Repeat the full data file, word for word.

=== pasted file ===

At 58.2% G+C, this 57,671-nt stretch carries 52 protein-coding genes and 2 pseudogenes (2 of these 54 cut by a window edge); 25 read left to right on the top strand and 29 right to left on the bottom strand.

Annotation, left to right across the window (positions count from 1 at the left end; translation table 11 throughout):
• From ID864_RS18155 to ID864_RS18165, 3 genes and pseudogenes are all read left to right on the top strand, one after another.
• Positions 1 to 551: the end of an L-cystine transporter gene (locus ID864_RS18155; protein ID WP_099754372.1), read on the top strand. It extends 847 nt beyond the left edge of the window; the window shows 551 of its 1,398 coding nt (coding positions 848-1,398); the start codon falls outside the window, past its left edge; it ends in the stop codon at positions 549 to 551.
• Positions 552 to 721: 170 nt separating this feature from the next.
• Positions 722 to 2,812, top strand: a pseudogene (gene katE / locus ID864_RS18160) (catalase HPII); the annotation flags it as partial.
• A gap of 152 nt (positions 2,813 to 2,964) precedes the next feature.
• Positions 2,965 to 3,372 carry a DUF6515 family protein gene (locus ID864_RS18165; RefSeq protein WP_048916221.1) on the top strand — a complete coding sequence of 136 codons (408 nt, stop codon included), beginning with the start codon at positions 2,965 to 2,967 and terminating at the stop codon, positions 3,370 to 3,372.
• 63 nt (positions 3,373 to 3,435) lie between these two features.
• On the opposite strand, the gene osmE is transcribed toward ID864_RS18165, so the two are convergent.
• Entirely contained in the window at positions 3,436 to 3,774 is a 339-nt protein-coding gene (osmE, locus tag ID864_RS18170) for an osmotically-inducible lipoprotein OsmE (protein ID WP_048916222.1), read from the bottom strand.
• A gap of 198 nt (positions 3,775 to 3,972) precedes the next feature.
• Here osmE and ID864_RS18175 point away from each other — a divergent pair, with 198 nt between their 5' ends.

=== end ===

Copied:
At 58.2% G+C, this 57,671-nt stretch carries 52 protein-coding genes and 2 pseudogenes (2 of these 54 cut by a window edge); 25 read left to right on the top strand and 29 right to left on the bottom strand.

Annotation, left to right across the window (positions count from 1 at the left end; translation table 11 throughout):
• From ID864_RS18155 to ID864_RS18165, 3 genes and pseudogenes are all read left to right on the top strand, one after another.
• Positions 1 to 551: the end of an L-cystine transporter gene (locus ID864_RS18155; protein ID WP_099754372.1), read on the top strand. It extends 847 nt beyond the left edge of the window; the window shows 551 of its 1,398 coding nt (coding positions 848-1,398); the start codon falls outside the window, past its left edge; it ends in the stop codon at positions 549 to 551.
• Positions 552 to 721: 170 nt separating this feature from the next.
• Positions 722 to 2,812, top strand: a pseudogene (gene katE / locus ID864_RS18160) (catalase HPII); the annotation flags it as partial.
• A gap of 152 nt (positions 2,813 to 2,964) precedes the next feature.
• Positions 2,965 to 3,372 carry a DUF6515 family protein gene (locus ID864_RS18165; RefSeq protein WP_048916221.1) on the top strand — a complete coding sequence of 136 codons (408 nt, stop codon included), beginning with the start codon at positions 2,965 to 2,967 and terminating at the stop codon, positions 3,370 to 3,372.
• 63 nt (positions 3,373 to 3,435) lie between these two features.
• On the opposite strand, the gene osmE is transcribed toward ID864_RS18165, so the two are convergent.
• Entirely contained in the window at positions 3,436 to 3,774 is a 339-nt protein-coding gene (osmE, locus tag ID864_RS18170) for an osmotically-inducible lipoprotein OsmE (protein ID WP_048916222.1), read from the bottom strand.
• A gap of 198 nt (positions 3,775 to 3,972) precedes the next feature.
• Here osmE and ID864_RS18175 point away from each other — a divergent pair, with 198 nt between their 5' ends.